German Maastricht debt level for 2013 down to €2.15 trillion or 78.4% of GDP
According to provisional calculations, general government debt in Germany as defined in the Maastricht Treaty amounted to €2.147 trillion at the end of 2013. This represented a decline of €14 billion compared with the previous year. The debt ratio, meaning the level of debt in relation to gross domestic product (GDP), decreased by 2.6 percentage points to 78.4%. Nominal GDP growth contributed 2.1 percentage points to this.
While the government budget as defined in the Maastricht Treaty showed only a marginal surplus, the portfolio reduction at government-owned bad banks by €52 billion was key to the decline in debt. It outweighed by far other factors which had the effect of driving up the debt level, notably the additional support measures for euro-area countries totalling €20 billion. The support measures stemmed, inter alia, from EFSF loans and capital transfers to the ESM. Neither the portfolio reduction nor the support measures had any impact on the government deficit, as this net decrease in 2013 was brought about by financial transactions which changed financial assets and financial liabilities to the same extent.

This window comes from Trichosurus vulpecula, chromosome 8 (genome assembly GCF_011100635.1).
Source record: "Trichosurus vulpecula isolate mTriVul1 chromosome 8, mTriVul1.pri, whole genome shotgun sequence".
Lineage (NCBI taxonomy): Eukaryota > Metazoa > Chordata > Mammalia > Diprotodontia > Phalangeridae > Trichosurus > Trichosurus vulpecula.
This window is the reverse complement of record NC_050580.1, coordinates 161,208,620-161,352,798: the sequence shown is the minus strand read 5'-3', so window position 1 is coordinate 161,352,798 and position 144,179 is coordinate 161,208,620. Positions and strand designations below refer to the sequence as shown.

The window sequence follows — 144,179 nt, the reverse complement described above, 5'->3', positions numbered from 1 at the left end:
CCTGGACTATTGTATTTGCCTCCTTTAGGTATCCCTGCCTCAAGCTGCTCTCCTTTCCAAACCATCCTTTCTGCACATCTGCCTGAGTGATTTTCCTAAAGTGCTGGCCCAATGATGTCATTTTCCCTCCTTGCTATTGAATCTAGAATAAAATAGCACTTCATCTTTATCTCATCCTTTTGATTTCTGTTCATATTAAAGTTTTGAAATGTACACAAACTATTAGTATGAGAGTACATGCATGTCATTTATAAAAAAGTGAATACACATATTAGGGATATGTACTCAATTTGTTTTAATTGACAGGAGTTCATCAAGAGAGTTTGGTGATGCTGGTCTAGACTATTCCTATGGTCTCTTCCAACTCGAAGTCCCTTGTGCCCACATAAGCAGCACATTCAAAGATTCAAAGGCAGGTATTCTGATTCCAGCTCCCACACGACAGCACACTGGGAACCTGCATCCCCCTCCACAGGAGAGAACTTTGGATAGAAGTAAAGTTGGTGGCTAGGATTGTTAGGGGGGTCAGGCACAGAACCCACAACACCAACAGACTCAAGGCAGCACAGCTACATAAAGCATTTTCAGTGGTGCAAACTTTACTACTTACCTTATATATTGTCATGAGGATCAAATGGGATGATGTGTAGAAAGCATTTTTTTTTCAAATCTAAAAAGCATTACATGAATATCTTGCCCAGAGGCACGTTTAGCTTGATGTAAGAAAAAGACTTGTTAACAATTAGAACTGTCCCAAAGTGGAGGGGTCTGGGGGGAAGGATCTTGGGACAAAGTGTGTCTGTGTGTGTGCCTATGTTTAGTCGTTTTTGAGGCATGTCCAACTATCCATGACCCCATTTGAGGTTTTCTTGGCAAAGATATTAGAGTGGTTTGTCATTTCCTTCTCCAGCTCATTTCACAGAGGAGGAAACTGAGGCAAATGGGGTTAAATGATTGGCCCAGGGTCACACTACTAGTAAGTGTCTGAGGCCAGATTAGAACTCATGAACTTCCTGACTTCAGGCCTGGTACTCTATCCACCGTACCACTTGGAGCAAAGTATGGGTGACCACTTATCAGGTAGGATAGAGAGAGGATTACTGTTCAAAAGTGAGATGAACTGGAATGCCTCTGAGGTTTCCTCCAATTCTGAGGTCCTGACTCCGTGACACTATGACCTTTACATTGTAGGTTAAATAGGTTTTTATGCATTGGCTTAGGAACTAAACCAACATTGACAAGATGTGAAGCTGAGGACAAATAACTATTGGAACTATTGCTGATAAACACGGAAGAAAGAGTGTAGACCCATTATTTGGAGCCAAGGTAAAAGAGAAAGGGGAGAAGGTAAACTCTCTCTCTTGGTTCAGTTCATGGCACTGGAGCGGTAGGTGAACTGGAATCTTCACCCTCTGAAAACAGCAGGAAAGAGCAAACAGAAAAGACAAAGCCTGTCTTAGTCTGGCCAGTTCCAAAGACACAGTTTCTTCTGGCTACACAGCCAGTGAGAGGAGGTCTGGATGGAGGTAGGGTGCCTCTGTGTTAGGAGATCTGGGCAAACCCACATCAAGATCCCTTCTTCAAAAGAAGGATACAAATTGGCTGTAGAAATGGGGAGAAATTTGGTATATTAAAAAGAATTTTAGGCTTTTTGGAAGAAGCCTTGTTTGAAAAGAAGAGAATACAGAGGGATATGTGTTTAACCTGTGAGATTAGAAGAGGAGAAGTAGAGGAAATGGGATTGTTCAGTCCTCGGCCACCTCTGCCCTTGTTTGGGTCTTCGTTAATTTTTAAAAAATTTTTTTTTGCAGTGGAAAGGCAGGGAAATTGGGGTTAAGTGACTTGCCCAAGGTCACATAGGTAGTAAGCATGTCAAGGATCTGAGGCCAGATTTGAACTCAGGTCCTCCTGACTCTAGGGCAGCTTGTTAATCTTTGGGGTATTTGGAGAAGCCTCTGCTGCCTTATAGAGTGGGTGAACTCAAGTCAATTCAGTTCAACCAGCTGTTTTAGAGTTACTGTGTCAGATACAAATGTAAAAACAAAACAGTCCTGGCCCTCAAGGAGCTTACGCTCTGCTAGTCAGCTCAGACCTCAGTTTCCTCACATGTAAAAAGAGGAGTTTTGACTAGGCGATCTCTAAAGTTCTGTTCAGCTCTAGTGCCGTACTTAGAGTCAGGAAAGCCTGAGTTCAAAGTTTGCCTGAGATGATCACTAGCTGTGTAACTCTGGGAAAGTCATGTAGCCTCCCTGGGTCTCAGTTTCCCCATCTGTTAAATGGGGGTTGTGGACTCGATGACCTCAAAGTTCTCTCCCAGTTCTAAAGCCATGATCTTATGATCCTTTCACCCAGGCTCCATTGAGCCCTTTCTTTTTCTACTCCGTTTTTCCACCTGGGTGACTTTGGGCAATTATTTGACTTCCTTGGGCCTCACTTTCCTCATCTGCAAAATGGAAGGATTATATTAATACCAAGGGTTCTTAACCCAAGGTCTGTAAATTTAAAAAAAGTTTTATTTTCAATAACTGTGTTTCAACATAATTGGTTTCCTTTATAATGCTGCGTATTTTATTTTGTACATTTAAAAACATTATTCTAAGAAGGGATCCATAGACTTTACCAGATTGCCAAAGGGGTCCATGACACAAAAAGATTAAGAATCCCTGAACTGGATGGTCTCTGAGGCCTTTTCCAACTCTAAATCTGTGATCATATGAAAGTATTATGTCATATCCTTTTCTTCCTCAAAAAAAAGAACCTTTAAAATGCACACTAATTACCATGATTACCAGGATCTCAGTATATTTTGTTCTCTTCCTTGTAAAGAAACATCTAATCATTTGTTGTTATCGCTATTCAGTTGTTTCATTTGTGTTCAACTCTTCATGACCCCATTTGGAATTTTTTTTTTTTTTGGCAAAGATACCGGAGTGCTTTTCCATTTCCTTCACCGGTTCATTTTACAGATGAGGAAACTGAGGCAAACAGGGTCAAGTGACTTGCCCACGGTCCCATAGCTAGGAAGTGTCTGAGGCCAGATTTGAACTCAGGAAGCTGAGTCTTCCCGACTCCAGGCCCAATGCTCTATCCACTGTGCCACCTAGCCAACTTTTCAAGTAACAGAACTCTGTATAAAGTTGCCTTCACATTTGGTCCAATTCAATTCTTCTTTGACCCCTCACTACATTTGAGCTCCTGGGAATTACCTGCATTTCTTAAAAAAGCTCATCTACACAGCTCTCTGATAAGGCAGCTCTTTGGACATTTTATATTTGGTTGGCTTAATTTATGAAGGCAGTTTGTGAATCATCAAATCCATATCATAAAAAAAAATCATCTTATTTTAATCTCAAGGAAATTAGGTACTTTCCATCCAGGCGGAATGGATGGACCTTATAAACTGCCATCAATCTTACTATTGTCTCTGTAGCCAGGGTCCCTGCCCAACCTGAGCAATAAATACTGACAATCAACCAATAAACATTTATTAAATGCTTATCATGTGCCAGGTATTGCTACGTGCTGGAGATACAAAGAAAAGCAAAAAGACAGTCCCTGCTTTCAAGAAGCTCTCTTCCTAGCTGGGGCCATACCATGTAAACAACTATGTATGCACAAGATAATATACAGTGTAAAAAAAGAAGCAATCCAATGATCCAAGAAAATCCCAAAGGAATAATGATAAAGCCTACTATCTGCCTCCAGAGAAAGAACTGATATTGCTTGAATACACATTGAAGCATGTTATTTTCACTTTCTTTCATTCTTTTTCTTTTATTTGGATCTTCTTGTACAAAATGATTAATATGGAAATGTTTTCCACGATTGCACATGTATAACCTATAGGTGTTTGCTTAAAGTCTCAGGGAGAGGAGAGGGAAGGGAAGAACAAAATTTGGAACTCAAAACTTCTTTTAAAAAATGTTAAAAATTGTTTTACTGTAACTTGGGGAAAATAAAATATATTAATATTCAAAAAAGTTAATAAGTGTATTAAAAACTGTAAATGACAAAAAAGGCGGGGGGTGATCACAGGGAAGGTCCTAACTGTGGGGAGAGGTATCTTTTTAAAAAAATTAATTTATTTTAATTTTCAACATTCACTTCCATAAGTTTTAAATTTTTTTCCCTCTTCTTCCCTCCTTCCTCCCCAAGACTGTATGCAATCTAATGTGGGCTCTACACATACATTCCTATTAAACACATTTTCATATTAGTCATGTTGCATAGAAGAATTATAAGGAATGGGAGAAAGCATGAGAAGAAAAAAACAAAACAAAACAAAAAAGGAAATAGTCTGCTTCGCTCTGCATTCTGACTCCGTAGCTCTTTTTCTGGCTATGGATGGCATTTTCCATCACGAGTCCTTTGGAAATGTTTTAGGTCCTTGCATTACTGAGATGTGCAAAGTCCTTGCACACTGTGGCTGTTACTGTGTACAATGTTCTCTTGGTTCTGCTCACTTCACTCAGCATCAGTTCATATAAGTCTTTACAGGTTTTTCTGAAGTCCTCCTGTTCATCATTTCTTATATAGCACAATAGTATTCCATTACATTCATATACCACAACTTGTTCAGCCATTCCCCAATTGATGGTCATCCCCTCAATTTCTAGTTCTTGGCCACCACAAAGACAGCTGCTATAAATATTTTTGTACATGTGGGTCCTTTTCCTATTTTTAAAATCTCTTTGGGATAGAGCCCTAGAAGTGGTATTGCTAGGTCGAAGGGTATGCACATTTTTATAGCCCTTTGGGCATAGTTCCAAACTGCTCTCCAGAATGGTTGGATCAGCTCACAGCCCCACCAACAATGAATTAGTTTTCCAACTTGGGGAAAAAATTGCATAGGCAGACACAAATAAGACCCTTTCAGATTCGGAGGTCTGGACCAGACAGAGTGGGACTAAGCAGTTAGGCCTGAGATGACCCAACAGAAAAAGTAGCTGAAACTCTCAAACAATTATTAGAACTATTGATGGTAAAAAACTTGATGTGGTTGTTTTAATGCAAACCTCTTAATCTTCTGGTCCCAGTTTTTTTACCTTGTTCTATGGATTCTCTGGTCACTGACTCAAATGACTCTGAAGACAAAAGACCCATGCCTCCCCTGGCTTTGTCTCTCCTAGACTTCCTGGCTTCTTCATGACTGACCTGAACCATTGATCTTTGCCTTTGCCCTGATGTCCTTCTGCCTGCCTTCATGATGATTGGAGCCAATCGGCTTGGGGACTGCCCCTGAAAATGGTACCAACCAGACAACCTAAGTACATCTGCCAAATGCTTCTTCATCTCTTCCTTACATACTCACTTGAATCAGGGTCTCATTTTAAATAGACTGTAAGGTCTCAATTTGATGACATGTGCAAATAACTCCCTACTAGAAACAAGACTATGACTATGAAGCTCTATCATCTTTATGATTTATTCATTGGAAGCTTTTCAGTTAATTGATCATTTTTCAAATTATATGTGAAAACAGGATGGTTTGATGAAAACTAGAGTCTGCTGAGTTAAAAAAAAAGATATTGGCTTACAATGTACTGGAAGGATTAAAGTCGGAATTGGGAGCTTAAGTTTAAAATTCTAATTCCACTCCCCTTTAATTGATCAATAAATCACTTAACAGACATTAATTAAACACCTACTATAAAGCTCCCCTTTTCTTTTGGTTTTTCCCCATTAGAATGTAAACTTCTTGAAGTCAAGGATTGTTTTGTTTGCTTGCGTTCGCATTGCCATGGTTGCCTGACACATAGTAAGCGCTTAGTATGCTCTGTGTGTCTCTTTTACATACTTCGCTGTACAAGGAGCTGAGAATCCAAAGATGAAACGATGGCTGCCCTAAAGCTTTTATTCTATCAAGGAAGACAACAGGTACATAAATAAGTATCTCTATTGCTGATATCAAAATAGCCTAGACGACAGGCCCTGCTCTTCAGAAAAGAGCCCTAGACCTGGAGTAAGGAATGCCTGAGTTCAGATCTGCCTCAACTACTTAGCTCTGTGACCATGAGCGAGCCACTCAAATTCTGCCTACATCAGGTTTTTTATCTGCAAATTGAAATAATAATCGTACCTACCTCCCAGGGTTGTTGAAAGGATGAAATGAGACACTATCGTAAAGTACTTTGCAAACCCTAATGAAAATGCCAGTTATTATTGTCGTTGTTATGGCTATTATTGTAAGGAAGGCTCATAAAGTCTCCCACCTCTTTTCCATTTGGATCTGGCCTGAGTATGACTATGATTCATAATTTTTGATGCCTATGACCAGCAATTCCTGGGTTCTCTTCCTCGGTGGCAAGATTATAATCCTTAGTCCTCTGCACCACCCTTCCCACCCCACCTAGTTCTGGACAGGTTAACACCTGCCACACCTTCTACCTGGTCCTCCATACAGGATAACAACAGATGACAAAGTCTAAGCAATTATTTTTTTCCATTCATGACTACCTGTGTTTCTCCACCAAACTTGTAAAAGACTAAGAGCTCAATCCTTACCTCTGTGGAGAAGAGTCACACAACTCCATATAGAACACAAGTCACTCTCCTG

Since the debt and financial market crisis began, general government debt in Germany had grown as a result of support measures in favour of domestic financial institutions and for euro-area countries; this trend therefore went into reverse last year. If further risk assets can be liquidated in the future and assistance loans repaid, this will have the effect of further reducing the debt level. The cumulative effect of financial market support on the debt level since 2008 amounted to around €233 billion or 8½% of GDP at the end of 2013. In connection with the sovereign debt crisis, measures which had the effect of increasing the debt level totalled €84 billion or 3% of GDP.
Under the European budgetary surveillance procedure, EU member states are obliged to submit data on general government deficit and debt levels to the European Commission (the so-called Maastricht returns) twice a year (end-March and end-September). For this purpose, the Federal Statistical Office calculates the deficit as defined in the Maastricht Treaty, while the Bundesbank calculates the Maastricht debt level.
|as a % of GDP||65.2||66.8||74.6||82.5||80.0||81.0||78.4|